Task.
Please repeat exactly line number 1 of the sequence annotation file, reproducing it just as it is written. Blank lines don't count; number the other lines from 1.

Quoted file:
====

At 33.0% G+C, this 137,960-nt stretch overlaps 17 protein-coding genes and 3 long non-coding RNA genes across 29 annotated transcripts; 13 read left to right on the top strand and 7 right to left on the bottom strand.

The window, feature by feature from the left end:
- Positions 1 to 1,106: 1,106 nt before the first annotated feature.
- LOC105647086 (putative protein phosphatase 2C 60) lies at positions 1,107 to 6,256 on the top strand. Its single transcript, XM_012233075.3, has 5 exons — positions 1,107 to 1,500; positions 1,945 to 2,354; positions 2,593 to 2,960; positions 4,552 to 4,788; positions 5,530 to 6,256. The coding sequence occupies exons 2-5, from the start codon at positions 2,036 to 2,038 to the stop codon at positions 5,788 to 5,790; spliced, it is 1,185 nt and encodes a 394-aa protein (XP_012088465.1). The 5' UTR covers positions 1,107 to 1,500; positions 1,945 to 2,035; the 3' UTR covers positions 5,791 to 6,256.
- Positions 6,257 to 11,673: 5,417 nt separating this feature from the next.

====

At 33.0% G+C, this 137,960-nt stretch overlaps 17 protein-coding genes and 3 long non-coding RNA genes across 29 annotated transcripts; 13 read left to right on the top strand and 7 right to left on the bottom strand.